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New pledge to reduce food waste by 50% from food industry businesses

The Food Waste Reduction Roadmap is designed to halve food waste by 2030

Large food businesses are pledging to halve the UK’s food waste bill by 2030, and tackle waste from farm to fork, by signing up to support the new Food Waste Reduction Roadmap.

The scheme has been developed by the government’s waste reduction body, Wrap, and the food and grocery charity IGD. It’s designed to combat the massive 10m tonnes of food waste produced from farm to fork in the UK each year, which creates huge economic, social and environmental impact, and costs the UK economy £20bn annually.

The roadmap, which launched on 25 September, sets out ambitious milestones for retailers, food producers, manufacturers and food services to reduce waste at every stage of the supply chain.

By September 2019, the aim is for 50% of food businesses to have a target for food waste reduction across their UK operations, and be measuring and publicly reporting on food waste data and progress towards targets.

It commits companies to take action on food waste, in UK operations and in partnership with suppliers, and provides guidance to business for reducing consumer food waste, too. Companies will be encouraged to develop new approaches to food date labeling, innovation and consumer awareness.

We’ll be keeping a close eye on how the supermarkets that have signed up support the new roadmap.


The best and worst supermarkets: supermarkets compared


Who is supporting the Food Waste Reduction Roadmap?

Wrap aims to sign up 50% of the UK’s largest 250 food businesses to the voluntary scheme by 2019, and an ambitious 100% by 2026. At the September 2018 launch, 90 companies and trade bodies were signed up – including the following large supermarket chains: Aldi, Asda, Central England Co-operative, Iceland, Lidl, M&S, Morrisons, Musgrave, Ocado, Sainsbury’s, Tesco, The Co-operative Group and Waitrose.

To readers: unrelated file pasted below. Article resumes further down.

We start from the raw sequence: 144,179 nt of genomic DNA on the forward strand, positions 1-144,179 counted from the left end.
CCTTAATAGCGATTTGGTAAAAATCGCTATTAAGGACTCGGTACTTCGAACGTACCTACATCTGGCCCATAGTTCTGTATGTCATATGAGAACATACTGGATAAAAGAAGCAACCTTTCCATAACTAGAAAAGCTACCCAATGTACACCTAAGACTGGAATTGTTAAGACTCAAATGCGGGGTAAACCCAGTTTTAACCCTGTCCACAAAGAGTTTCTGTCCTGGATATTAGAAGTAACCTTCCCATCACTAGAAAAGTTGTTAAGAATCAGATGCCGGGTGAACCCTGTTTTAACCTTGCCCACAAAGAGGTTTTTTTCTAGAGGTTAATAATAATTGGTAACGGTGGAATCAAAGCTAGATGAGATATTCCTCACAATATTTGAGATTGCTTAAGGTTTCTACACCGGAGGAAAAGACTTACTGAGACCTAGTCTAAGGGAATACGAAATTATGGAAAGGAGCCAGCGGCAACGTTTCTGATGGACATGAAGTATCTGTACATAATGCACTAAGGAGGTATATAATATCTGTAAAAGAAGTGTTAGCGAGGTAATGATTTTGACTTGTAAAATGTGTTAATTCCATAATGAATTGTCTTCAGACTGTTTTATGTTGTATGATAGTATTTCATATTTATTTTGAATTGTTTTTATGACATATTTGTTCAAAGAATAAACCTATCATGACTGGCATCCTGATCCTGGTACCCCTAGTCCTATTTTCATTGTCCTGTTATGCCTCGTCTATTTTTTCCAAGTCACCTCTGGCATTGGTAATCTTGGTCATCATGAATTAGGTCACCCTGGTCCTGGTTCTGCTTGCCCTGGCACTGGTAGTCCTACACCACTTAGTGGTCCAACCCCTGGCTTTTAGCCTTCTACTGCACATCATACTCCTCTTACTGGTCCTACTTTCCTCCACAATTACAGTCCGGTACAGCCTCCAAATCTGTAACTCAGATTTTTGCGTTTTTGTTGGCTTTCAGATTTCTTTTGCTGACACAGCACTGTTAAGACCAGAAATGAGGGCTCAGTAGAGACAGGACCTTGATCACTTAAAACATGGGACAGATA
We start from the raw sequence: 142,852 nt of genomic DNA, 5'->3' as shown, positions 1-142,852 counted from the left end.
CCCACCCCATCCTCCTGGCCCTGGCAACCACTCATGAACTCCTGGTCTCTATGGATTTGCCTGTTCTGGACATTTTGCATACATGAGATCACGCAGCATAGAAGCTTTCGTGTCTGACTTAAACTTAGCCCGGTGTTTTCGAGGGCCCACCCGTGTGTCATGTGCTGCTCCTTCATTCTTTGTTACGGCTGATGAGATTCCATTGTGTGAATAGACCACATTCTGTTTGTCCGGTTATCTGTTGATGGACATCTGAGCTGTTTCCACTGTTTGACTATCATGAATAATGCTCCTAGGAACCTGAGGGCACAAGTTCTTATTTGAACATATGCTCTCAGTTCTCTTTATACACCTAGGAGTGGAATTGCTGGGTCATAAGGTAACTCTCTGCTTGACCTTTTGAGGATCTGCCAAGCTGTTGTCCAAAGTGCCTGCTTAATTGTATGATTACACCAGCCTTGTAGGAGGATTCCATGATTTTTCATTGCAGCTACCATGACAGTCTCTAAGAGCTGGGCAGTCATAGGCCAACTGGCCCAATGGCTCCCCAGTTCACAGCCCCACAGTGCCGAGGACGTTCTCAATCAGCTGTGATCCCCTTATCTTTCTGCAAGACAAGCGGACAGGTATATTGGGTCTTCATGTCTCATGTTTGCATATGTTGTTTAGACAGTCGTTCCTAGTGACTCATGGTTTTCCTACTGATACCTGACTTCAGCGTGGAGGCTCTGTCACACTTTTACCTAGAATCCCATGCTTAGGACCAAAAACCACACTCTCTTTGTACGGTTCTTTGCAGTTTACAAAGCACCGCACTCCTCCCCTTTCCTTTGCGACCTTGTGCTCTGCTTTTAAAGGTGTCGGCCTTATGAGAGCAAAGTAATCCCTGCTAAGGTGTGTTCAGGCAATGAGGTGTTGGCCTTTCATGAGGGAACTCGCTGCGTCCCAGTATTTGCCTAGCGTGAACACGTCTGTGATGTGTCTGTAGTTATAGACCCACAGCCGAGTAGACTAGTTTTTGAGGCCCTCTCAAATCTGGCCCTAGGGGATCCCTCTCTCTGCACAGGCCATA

A host of large food manufacturers also signaled support for the Roadmap, including Coca-Cola, Hovis, Kraft Heinz UK, Nestlé UK & Ireland, Procter & Gamble UK and Unilever UK. Among the hospitality and food service businesses to sign up were Accor Hotel Services, Nando’s UK & Ireland and Pizza Hut Restaurants.

How are supermarkets already tackling food waste?

Of course, food waste isn’t a new concern. Supermarkets and other food retailers have already begun implementing schemes designed to reduce the amount of surplus or wasted food. Below, we’ve picked out some recent examples:

Tesco In May 2018, Tesco announced that it would be ditching ‘best-before’ dates on 70 packed fruit and veg lines, in one of a number of bids to cut food waste at home and in store. It hopes that this will stop consumers from throwing away food that’s still edible, and that in-store staff will leave edible food on the shelves for longer. The supermarket had aimed to completely stop the waste of edible food in its operations by the end of 2017, but it missed this target.

Morrisons As part of a move to reduce egg wastage, Morrisons rolled out a choose-your-own egg stand in 200 of its stores. It allows shoppers to select between one and thirty free-range eggs at a time, so smaller households aren’t held to buying half a dozen eggs that they may not use.

Gail’s Bakery As part of its sustainability efforts, bakery chain Gail’s announced that it will create a sourdough loaf, a third of which is made from surplus bread. The Waste bread will cost £4.20, and will be available from 11 October at 10 stores.

What about plastic waste?